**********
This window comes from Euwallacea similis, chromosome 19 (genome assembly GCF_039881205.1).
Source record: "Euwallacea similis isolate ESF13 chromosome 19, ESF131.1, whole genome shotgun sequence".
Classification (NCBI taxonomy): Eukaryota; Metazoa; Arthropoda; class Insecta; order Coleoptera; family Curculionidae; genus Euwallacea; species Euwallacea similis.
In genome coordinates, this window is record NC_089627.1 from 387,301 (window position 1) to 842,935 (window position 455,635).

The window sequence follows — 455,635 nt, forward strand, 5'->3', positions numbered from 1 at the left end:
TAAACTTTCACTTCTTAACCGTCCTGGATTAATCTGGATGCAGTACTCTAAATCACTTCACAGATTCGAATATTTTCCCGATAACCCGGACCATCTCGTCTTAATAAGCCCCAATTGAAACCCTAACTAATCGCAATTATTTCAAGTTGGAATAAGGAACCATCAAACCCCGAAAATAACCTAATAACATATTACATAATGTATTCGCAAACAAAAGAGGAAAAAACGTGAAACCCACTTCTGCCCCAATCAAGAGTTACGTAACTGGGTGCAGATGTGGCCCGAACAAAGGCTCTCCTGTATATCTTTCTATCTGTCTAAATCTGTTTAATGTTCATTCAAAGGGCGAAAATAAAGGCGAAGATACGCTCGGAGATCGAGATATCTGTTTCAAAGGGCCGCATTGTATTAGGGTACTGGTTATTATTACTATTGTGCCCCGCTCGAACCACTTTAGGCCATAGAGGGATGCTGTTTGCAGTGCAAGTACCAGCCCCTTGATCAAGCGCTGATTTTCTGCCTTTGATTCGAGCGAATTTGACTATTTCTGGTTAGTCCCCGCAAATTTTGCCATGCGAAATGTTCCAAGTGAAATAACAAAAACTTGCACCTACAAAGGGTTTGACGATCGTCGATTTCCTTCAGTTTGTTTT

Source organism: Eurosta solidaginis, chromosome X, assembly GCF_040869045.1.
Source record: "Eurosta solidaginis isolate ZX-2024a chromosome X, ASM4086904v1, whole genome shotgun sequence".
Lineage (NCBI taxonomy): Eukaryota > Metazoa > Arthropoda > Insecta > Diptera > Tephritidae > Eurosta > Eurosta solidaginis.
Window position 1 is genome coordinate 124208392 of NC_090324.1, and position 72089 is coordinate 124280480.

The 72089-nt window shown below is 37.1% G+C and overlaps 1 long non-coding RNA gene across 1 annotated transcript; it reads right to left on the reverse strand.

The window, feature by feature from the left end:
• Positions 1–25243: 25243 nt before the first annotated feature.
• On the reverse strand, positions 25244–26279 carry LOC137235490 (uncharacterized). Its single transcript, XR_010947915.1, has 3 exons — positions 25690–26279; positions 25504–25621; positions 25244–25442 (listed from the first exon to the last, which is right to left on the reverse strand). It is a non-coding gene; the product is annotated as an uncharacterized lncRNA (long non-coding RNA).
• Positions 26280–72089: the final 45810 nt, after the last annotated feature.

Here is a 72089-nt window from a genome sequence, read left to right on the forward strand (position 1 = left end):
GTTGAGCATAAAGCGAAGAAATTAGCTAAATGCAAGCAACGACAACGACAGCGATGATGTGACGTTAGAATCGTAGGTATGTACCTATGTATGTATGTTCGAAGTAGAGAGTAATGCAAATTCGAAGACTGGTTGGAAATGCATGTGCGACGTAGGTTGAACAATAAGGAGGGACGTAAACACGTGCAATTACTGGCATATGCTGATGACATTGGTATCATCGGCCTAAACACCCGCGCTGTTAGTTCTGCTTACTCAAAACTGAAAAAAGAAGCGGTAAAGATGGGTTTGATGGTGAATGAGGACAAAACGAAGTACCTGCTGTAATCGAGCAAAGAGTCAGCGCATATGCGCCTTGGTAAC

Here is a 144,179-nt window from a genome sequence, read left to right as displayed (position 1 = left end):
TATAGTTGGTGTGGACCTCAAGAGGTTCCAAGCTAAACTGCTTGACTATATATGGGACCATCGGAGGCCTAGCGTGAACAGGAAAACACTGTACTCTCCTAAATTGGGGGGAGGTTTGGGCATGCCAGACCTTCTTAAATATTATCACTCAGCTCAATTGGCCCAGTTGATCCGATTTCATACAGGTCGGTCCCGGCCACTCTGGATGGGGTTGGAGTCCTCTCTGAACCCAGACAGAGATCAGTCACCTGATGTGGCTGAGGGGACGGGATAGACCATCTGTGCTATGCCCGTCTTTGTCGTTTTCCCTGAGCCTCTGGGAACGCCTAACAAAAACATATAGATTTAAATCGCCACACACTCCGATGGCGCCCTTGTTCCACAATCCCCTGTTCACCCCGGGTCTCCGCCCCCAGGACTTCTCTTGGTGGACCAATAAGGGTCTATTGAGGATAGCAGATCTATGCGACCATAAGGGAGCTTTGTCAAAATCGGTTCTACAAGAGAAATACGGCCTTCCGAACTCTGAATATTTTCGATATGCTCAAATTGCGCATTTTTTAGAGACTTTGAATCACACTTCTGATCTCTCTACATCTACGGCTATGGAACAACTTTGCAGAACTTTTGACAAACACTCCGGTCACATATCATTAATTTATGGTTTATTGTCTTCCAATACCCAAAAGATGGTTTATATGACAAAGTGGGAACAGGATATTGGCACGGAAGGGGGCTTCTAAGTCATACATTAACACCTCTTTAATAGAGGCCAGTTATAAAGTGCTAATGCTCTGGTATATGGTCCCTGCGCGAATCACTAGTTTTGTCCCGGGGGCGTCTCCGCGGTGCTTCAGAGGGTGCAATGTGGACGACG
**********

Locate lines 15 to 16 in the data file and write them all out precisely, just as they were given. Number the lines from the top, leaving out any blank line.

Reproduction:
• Positions 26280–72089: the final 45810 nt, after the last annotated feature.

Here is a 72089-nt window from a genome sequence, read left to right on the forward strand (position 1 = left end):